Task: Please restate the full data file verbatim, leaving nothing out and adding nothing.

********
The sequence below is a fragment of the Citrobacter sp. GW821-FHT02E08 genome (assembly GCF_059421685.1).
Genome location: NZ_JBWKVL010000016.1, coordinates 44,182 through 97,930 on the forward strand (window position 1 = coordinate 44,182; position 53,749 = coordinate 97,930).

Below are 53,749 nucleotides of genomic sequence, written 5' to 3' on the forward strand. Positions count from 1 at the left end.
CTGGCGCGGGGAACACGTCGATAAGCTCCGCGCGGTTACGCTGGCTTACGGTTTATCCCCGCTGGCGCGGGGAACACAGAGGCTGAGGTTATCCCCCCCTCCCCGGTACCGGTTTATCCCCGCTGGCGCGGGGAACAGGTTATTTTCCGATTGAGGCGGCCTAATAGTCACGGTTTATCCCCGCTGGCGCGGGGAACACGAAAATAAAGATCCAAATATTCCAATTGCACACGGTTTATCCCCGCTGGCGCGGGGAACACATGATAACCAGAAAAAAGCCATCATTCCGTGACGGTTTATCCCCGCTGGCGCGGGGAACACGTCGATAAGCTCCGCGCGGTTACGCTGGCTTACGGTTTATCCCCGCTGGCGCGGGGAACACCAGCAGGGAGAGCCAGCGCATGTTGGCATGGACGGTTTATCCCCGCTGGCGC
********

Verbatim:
The sequence below is a fragment of the Citrobacter sp. GW821-FHT02E08 genome (assembly GCF_059421685.1).
Genome location: NZ_JBWKVL010000016.1, coordinates 44,182 through 97,930 on the forward strand (window position 1 = coordinate 44,182; position 53,749 = coordinate 97,930).

Below are 53,749 nucleotides of genomic sequence, written 5' to 3' on the forward strand. Positions count from 1 at the left end.
CTGGCGCGGGGAACACGTCGATAAGCTCCGCGCGGTTACGCTGGCTTACGGTTTATCCCCGCTGGCGCGGGGAACACAGAGGCTGAGGTTATCCCCCCCTCCCCGGTACCGGTTTATCCCCGCTGGCGCGGGGAACAGGTTATTTTCCGATTGAGGCGGCCTAATAGTCACGGTTTATCCCCGCTGGCGCGGGGAACACGAAAATAAAGATCCAAATATTCCAATTGCACACGGTTTATCCCCGCTGGCGCGGGGAACACATGATAACCAGAAAAAAGCCATCATTCCGTGACGGTTTATCCCCGCTGGCGCGGGGAACACGTCGATAAGCTCCGCGCGGTTACGCTGGCTTACGGTTTATCCCCGCTGGCGCGGGGAACACCAGCAGGGAGAGCCAGCGCATGTTGGCATGGACGGTTTATCCCCGCTGGCGC